When my mobile games bombard me with offers to increase the yields of my zombie farms, or to make my angry birds even angrier, I generally see this as cheating. I've always preferred to put in my time, or slug through the difficult stages to build my gaming credibility.
Accoding to a study being released by PlaySpan (with research from VGMarket), I might be alone in these sentiments.
According to the study, nearly one third of gamers have used real world money to purchase virtual goods in the gaming community, and of those, 57% do it at least once a month.
Of these virtual purchases, 51% of these occur through online console games and 31% through social networking games.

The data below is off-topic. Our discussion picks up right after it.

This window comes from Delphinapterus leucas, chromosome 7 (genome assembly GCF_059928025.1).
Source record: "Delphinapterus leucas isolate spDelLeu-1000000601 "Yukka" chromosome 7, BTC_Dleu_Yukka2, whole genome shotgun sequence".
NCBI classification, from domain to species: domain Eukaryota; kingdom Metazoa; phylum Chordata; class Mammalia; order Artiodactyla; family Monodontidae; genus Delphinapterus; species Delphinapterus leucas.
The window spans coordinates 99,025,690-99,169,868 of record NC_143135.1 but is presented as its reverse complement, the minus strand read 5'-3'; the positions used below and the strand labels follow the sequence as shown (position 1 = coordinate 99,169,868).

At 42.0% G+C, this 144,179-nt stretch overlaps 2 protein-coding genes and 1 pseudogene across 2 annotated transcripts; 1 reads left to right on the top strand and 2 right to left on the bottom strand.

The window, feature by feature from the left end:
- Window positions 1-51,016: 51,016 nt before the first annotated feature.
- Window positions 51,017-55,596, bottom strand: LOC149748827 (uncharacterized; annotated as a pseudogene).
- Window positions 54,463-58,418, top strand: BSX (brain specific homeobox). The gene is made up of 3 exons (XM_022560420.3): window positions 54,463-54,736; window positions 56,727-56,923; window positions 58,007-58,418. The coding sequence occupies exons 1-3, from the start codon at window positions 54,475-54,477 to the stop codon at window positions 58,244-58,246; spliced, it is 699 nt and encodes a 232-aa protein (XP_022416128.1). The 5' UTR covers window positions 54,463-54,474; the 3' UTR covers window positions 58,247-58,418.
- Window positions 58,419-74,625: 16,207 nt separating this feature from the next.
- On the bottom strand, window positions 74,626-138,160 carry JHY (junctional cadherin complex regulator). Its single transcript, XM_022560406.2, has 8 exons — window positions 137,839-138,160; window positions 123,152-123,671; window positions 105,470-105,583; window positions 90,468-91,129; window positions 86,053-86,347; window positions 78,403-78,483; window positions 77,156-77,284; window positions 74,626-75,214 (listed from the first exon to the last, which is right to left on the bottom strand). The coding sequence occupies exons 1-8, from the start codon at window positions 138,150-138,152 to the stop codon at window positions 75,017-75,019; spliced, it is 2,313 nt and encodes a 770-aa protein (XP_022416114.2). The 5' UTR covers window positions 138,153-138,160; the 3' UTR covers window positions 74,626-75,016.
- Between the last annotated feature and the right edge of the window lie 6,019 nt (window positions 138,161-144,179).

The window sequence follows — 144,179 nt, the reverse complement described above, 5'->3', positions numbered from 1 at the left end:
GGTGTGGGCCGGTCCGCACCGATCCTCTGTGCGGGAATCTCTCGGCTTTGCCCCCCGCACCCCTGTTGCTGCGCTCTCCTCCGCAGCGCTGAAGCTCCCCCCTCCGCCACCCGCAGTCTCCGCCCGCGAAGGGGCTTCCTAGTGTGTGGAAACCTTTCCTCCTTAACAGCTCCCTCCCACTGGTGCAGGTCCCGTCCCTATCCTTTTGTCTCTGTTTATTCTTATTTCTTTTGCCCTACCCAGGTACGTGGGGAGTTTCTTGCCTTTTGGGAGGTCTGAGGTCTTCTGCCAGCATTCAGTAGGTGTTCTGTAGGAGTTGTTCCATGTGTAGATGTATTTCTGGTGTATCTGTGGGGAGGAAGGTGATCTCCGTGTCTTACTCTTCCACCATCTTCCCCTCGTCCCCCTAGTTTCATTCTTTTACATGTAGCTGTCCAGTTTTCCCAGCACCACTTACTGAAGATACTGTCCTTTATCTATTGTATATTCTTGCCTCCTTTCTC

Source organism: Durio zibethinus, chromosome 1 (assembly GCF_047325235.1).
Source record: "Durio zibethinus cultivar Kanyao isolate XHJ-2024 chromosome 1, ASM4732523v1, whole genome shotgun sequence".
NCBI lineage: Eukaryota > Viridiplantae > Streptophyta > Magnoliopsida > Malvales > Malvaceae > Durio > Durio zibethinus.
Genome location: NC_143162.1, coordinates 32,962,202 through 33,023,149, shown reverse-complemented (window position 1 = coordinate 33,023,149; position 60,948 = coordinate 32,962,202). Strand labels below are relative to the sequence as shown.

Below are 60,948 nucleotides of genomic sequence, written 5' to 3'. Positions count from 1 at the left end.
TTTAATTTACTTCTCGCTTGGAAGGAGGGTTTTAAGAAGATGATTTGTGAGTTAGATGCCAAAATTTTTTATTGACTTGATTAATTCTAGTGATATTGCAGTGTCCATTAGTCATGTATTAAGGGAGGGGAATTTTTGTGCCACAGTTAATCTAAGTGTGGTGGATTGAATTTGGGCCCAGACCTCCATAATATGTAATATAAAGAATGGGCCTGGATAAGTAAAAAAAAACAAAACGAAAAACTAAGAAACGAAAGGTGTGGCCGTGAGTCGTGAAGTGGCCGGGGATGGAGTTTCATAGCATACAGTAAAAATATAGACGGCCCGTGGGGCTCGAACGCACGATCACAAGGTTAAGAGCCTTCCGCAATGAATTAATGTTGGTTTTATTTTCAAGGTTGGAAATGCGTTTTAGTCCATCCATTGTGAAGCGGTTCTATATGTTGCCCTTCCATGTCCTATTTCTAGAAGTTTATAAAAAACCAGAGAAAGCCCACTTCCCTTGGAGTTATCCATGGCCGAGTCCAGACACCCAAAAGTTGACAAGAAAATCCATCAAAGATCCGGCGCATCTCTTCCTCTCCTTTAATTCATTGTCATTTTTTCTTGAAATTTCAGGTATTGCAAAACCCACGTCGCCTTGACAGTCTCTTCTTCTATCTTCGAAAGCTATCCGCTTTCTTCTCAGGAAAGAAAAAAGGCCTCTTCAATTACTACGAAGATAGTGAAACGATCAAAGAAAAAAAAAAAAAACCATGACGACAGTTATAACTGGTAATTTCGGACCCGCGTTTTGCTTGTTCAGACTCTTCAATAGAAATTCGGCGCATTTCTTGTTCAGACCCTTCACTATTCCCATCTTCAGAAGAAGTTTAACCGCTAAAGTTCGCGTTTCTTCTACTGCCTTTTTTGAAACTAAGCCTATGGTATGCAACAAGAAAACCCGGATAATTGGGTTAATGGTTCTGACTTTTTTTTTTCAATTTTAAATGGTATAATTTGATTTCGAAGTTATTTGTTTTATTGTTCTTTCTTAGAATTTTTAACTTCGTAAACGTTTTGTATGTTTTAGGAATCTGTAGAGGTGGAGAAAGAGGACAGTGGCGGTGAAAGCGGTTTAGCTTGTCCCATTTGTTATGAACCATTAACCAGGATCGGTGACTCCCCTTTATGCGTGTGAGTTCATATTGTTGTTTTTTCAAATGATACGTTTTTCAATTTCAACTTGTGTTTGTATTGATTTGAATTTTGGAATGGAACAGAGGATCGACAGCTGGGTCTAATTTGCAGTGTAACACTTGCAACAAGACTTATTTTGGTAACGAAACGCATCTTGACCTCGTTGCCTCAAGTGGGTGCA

The study also reports that in purchasing Facebook credits to buy in-game products, women (43%) purchase almost three times that of men (13%). This difference is even greater with casual games from 1st party publishers where women spend 40% more than men. Women (37%) are also almost twice as likely as men (19%) to buy virtual products to decorate a page, persona, or avatar.
In terms of marketing, men (49%) seem to prefer email communications than women (38%). On the other hand, women (31%) are more receptive to Facebook promotions than men (18%).
The study is not without controversy however. There are discrepancies in the data between this study and other studies in terms of what proportion of gamers are women. In other words, while women might be more likely to spend real money on virtual products, men might still make up a larger proportion of the market population.